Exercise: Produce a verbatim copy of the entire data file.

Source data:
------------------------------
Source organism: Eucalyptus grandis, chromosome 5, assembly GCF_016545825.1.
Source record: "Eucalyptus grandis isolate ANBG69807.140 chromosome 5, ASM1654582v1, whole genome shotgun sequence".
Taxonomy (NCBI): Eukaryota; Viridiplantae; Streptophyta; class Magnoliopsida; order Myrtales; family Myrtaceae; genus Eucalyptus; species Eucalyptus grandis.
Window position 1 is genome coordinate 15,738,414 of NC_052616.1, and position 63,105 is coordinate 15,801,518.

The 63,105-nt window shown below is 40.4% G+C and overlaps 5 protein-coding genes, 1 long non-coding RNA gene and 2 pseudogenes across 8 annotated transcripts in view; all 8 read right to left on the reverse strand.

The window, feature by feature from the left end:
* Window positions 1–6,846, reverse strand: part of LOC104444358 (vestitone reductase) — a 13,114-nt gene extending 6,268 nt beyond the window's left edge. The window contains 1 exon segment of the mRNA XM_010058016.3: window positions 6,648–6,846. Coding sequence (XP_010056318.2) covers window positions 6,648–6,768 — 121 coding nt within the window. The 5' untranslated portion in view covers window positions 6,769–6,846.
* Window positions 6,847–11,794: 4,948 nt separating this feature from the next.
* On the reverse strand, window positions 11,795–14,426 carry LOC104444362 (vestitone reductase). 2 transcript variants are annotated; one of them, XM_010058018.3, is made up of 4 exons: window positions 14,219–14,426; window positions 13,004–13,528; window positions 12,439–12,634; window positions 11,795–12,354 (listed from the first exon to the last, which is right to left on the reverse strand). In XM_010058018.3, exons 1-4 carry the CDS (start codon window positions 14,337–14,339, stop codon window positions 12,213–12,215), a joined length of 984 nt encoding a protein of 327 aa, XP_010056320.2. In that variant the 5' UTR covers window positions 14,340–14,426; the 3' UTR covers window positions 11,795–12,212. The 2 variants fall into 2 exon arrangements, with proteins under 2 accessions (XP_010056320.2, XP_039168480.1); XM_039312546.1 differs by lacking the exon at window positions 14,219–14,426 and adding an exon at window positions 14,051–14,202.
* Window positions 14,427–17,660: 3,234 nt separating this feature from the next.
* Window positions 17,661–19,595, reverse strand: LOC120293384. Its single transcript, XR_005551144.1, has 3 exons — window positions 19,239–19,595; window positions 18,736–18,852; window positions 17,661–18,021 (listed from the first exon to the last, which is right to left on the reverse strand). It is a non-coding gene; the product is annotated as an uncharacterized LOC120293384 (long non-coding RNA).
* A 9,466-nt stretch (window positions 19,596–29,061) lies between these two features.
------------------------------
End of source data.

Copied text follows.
Source organism: Eucalyptus grandis, chromosome 5, assembly GCF_016545825.1.
Source record: "Eucalyptus grandis isolate ANBG69807.140 chromosome 5, ASM1654582v1, whole genome shotgun sequence".
Taxonomy (NCBI): Eukaryota; Viridiplantae; Streptophyta; class Magnoliopsida; order Myrtales; family Myrtaceae; genus Eucalyptus; species Eucalyptus grandis.
Window position 1 is genome coordinate 15,738,414 of NC_052616.1, and position 63,105 is coordinate 15,801,518.

The 63,105-nt window shown below is 40.4% G+C and overlaps 5 protein-coding genes, 1 long non-coding RNA gene and 2 pseudogenes across 8 annotated transcripts in view; all 8 read right to left on the reverse strand.

The window, feature by feature from the left end:
* Window positions 1–6,846, reverse strand: part of LOC104444358 (vestitone reductase) — a 13,114-nt gene extending 6,268 nt beyond the window's left edge. The window contains 1 exon segment of the mRNA XM_010058016.3: window positions 6,648–6,846. Coding sequence (XP_010056318.2) covers window positions 6,648–6,768 — 121 coding nt within the window. The 5' untranslated portion in view covers window positions 6,769–6,846.
* Window positions 6,847–11,794: 4,948 nt separating this feature from the next.
* On the reverse strand, window positions 11,795–14,426 carry LOC104444362 (vestitone reductase). 2 transcript variants are annotated; one of them, XM_010058018.3, is made up of 4 exons: window positions 14,219–14,426; window positions 13,004–13,528; window positions 12,439–12,634; window positions 11,795–12,354 (listed from the first exon to the last, which is right to left on the reverse strand). In XM_010058018.3, exons 1-4 carry the CDS (start codon window positions 14,337–14,339, stop codon window positions 12,213–12,215), a joined length of 984 nt encoding a protein of 327 aa, XP_010056320.2. In that variant the 5' UTR covers window positions 14,340–14,426; the 3' UTR covers window positions 11,795–12,212. The 2 variants fall into 2 exon arrangements, with proteins under 2 accessions (XP_010056320.2, XP_039168480.1); XM_039312546.1 differs by lacking the exon at window positions 14,219–14,426 and adding an exon at window positions 14,051–14,202.
* Window positions 14,427–17,660: 3,234 nt separating this feature from the next.
* Window positions 17,661–19,595, reverse strand: LOC120293384. Its single transcript, XR_005551144.1, has 3 exons — window positions 19,239–19,595; window positions 18,736–18,852; window positions 17,661–18,021 (listed from the first exon to the last, which is right to left on the reverse strand). It is a non-coding gene; the product is annotated as an uncharacterized LOC120293384 (long non-coding RNA).
* A 9,466-nt stretch (window positions 19,596–29,061) lies between these two features.